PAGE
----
Table of Contents  
ORIGINAL ARTICLE
Year : 2020  |  Volume : 12  |  Issue : 2  |  Page : 131-138

Assessment of Airway Dimensions and Hyoid Bone Position in Class II Patients Treated with Fixed Twin Block and Forsus Fatigue Resistant Device − A Retrospective Cephalometric Study


1 Private Practioner at The Dentist, Mumbai, Maharashtra, India
2 Department of Orthodontics, KLE VKIDS, KAHER, Belagavi, Karnataka, India

Date of Submission11-Mar-2020
Date of Decision31-Aug-2020
Date of Acceptance09-Jan-2021
Date of Web Publication16-Feb-2021

Correspondence Address:
Dr. Tejashri Pradhan
Professor and Head, Department of orthodontics, KLE VKIDS, KAHER, Belagavi 590010, Karnataka
India
Login to access the Email id

Source of Support: None, Conflict of Interest: None


DOI: 10.4103/jofs.jofs_36_20

Rights and Permissions
  Abstract 


Introduction: Obstructive Sleep Apnea Syndrome (OSAS) regulate pharyngeal airway volume. Forward displacement of mandibular repositioning appliances has advantage over an improvement of pharyngeal airway space and a change in the hyoid bone position. This study aims to assess the changes in the pharyngeal airway dimensions and hyoid bone position in growing individuals with retrognathic mandible treated with Fixed Twin Block (FTB) and Forsus Fatigue Resistant Device (FRD) to correct the skeletal Class II pattern. Materials and Methods: 40 skeletal Class II pattern patients were included in the study, to assess the pharyngeal airway space at three levels, upper pharyngeal width (UPW), middle pharyngeal width (MPW), and lower pharyngeal width (LPW). Hyoid bone measurements were Vertical dimension H-HOR and Horizontal dimension was H- VER. The study patients were divided into three groups and in each group 20 patients. Group-A treated with FTB appliance and Group-B treated with Forsus FRD appliance and Group C served as control group. At pre and post functional treatment condition, lateral cephalograms were evaluated. Results: Cephalometric analysis revealed a significant increase in the mean change of MPW (P = 0.005) between the FTB and the control group. There was significant, mean change seen of pre, post UPW, mean change of MPW over groups (P<0.01). Statistical significant difference was noted in the mean change of mandibular corpus length over groups and also when compared with FTB-Control (P<0.01). A significant difference in the mean change of the mandibular unit length, premandibular corpus length over the groups was noted. Conclusion: The FTB appliance was more effective in correcting the skeletal class II malocclusion as compared to the Forsus FRD appliance and therefore, there was marked improvement in the oropharyngeal airway dimensions (UPW, MPW) and hyoid bone displacement (anterior and superior).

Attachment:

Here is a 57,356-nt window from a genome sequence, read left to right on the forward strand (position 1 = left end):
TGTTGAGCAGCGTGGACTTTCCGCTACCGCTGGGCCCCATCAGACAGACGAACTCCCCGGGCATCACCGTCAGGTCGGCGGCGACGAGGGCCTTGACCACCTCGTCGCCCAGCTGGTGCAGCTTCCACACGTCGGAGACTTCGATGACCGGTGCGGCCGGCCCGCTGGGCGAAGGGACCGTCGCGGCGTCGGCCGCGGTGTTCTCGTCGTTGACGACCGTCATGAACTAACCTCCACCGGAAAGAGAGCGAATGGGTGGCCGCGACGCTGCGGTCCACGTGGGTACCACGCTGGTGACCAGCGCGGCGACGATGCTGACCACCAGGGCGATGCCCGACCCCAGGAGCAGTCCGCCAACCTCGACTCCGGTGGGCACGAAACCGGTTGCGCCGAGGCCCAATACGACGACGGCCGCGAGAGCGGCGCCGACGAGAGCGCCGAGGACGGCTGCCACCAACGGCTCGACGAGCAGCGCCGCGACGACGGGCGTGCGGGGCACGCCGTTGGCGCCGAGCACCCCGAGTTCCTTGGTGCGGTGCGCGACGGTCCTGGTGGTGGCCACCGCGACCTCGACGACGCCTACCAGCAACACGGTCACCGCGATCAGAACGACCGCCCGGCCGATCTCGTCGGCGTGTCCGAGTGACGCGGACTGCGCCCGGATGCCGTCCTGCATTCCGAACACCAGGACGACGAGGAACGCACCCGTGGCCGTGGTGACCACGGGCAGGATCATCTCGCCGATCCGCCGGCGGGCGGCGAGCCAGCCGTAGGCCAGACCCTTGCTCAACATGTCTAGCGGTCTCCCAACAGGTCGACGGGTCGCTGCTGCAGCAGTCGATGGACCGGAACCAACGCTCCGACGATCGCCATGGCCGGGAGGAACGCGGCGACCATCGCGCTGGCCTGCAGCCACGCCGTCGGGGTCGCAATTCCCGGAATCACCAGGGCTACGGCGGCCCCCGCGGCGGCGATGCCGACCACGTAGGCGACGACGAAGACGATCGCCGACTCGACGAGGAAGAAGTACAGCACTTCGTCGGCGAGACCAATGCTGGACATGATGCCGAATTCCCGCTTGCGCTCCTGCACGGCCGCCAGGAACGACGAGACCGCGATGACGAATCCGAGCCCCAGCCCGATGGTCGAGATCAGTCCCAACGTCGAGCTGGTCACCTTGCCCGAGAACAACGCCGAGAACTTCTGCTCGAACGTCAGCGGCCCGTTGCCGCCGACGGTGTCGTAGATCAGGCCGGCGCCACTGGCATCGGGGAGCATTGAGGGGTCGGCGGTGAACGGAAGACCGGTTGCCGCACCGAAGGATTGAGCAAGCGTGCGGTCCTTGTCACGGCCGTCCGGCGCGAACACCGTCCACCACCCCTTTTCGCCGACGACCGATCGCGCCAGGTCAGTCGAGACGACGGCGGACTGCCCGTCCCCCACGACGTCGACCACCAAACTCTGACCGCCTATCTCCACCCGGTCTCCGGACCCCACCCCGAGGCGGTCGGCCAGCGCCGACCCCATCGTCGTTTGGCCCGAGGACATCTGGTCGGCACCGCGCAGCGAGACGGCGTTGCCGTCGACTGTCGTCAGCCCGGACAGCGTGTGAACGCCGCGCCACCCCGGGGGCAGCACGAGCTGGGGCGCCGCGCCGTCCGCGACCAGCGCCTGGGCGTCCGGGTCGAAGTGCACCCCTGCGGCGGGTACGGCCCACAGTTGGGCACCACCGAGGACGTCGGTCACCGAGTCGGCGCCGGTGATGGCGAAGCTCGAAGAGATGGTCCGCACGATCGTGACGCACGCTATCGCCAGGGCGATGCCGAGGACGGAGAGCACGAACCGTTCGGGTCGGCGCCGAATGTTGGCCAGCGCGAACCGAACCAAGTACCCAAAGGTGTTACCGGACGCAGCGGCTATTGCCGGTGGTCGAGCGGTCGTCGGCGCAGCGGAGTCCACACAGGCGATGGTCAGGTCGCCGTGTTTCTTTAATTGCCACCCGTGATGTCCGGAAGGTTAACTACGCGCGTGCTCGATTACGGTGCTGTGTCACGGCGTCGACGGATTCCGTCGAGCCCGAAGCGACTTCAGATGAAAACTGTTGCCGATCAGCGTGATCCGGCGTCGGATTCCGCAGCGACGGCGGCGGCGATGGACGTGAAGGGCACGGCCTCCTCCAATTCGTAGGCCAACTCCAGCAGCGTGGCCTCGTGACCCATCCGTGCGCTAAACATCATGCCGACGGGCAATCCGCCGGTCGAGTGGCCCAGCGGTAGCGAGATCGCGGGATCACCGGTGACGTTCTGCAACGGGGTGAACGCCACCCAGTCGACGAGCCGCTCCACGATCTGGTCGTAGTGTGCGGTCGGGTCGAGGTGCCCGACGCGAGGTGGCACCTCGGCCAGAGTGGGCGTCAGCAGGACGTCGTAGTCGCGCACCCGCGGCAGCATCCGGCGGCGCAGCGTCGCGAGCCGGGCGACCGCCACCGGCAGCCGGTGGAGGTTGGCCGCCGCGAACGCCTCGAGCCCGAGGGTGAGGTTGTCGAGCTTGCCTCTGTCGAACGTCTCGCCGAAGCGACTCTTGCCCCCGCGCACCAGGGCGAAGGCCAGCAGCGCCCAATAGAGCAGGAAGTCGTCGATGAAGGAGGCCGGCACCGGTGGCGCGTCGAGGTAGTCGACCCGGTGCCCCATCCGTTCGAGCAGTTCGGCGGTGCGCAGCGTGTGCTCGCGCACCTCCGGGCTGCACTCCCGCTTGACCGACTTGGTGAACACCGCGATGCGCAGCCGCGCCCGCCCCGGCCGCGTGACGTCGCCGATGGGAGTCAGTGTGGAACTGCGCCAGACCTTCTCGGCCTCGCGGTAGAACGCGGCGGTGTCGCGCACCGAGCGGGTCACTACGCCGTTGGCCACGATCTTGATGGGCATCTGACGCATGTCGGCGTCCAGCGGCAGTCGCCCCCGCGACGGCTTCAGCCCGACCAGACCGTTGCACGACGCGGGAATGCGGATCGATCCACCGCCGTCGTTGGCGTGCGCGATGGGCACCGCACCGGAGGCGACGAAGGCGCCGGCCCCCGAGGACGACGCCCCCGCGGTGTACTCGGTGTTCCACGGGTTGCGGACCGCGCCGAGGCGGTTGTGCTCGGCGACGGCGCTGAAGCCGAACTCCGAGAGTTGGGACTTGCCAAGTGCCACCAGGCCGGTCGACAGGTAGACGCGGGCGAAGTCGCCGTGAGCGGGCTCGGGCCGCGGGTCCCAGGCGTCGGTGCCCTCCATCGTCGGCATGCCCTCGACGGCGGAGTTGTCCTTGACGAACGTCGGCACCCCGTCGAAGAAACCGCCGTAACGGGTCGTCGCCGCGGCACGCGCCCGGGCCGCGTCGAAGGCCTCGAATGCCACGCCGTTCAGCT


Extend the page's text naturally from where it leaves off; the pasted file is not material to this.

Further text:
Keywords: Forsus FRD, Hyoid bone, Pharyngeal airway, Twin block


How to cite this article:
Dedhiya N, Pradhan T, Sethia A. Assessment of Airway Dimensions and Hyoid Bone Position in Class II Patients Treated with Fixed Twin Block and Forsus Fatigue Resistant Device − A Retrospective Cephalometric Study. J Orofac Sci 2020;12:131-8

How to cite this URL:
Dedhiya N, Pradhan T, Sethia A. Assessment of Airway Dimensions and Hyoid Bone Position in Class II Patients Treated with Fixed Twin Block and Forsus Fatigue Resistant Device − A Retrospective Cephalometric Study. J Orofac Sci [serial online] 2020 [cited 2021 Jun 13];12:131-8. Available from: https://www.jofs.in/text.asp?2020/12/2/131/309588




  Introduction Top


The pharyngeal airway volume is of concern to the orthodontist due to the prevalence of Obstructive Sleep Apnea Syndrome (OSAS); a disorder caused by obstruction of the upper airway. Even a small diameter change can result in a substantial volumetric change and can have a great effect on airflow because the resistance decreases to the fourth power as the radius increases.[1] Severe mandibular deficiency, has been linked to reduced oropharyngeal airway dimensions.[2] As a result, the space between cervical column and the mandibular corpus decreases and leads to a posteriorly postured tongue and soft palate, increasing the chances of impaired respiratory function during the day and possibly causing nocturnal problems such as snoring, upper airway resistance syndrome (UARS) and OSAS.[3] Robin et al.[4] used an intraoral appliance to bring the lower jaw forward in newborns with mandibular deficiency, thereby preventing posterior relocation of the tongue during sleep and the occurrence of oropharyngeal collapse. Reportedly night time use of a mandibular repositioning device for 2 years by obstructive sleep apnea (OSA) patients and snorers was found to increase their airway passages because of an increase in pharyngeal area. [5] The hyoid bone is attached to the mandible by geniohyoid, mylohyoid, and the anterior belly of digastric muscles, which are responsible for downward movement of the mandible, treatment with functional appliance results in hyperactivity of these muscles. Therefore, the balance between the suprahyoid and infrahyoid muscles is disturbed.